@philfrei Instead of taking a connection from the pool, executing a single bigger SQL query and putting this connection back into the pool, it creates many smaller SQL queries and for each of them, it takes a connection from the pool, it executes this query and it puts this connection back into the pool.
Both Oracle and PostgreSQL compute an execution plan before executing an SQL query, they are able (in theory) to optimize the query itself (query transformations, you can disable them by using some hints, maybe you know the famous
NO_QUERY_TRANSFORMATION) and its execution. Imagine that you want to get an instance of Car, you need to eagerly retrieve its instances of Wheel, its instance of SteeringWheel, etc; I succeed in writing a single query (by using plain JDBC) to retrieve the Car whereas Hibernate JPA needs multiple queries. All relational database management systems have bugs, I find some RDBMS buggier than others and more complicated queries are more exposed to these bugs. Using simpler SQL queries can be a mean of favoring safety over performance and I suspect that some implementation choices were made with some considerations I disagree with, especially using simpler SQL queries for most RDBMS not to exhibit some bugs in some specific RDBMS.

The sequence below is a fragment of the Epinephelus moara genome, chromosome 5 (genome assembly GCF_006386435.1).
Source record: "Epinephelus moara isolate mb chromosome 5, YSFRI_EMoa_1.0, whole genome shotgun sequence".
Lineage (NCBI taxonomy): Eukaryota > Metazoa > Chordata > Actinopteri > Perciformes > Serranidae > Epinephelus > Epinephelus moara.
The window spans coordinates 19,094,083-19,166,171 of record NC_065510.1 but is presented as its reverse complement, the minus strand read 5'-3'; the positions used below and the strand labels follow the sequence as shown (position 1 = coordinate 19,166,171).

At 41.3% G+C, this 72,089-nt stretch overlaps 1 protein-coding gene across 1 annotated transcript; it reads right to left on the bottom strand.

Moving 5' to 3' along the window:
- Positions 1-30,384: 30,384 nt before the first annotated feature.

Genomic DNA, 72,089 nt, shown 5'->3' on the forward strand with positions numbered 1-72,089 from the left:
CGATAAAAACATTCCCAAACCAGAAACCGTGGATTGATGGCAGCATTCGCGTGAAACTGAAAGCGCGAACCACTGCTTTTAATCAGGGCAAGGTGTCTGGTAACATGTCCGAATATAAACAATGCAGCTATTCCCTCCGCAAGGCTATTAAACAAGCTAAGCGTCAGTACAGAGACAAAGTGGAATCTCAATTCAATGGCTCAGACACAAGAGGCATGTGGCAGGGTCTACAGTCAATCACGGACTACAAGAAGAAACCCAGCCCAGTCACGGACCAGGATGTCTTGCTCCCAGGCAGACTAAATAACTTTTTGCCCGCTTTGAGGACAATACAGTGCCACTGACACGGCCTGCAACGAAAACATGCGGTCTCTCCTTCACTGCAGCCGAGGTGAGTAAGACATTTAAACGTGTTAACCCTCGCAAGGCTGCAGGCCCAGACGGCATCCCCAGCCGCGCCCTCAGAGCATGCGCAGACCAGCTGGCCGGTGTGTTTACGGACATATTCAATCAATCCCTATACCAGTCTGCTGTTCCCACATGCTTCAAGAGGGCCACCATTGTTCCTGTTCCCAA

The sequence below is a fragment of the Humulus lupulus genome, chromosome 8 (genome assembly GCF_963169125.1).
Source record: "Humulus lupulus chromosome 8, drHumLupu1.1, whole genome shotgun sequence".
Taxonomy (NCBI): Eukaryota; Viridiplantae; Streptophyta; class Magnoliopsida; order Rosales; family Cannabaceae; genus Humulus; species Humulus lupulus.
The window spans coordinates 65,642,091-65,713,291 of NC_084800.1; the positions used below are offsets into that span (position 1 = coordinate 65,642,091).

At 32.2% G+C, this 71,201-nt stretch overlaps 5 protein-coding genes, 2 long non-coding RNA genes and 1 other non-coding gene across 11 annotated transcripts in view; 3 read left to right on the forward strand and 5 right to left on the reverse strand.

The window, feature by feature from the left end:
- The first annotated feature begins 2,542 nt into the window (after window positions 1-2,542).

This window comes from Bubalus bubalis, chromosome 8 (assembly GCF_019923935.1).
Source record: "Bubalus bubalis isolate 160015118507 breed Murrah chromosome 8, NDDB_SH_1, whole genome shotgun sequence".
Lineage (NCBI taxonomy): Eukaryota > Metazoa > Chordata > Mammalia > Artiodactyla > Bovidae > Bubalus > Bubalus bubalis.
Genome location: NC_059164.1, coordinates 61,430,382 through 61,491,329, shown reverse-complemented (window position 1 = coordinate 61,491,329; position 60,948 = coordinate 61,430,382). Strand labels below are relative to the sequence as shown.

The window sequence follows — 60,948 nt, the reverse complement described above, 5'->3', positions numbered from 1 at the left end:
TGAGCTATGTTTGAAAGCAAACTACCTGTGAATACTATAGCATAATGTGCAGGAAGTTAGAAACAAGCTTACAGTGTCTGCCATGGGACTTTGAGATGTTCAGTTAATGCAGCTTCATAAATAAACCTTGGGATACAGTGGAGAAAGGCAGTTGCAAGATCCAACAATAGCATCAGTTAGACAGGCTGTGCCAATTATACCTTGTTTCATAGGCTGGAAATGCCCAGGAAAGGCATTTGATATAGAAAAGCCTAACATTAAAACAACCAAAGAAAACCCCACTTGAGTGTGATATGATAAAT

Just to be sure that we’re talking about the same things, using sub-queries and (inner, outer, …) joins is ok, using several distinct queries when you can use a single one might cause performance problems. By the way, yes, using indices to filter and sort is a lot faster
Oracle’s optimizer might pick a very bad execution plan in some cases, you can either force it to use a particular execution plan, disable some optimizations, the
RULE hint disables the use of the query optimizer or even write your own pre-optimizer in order to simplify the SQL queries before sending them to Oracle (it allows to work around the bugs caused by the wrong branch being kept in a condition). I reminded that you need a Platinum subscription to report bugs against Oracle SQL because to me, it means that many programmers that can’t afford such an expensive subscription must learn how to live with those bugs or they have to switch to a less buggy RDBMS, which is what I advise after more than 18 years of experience in databases.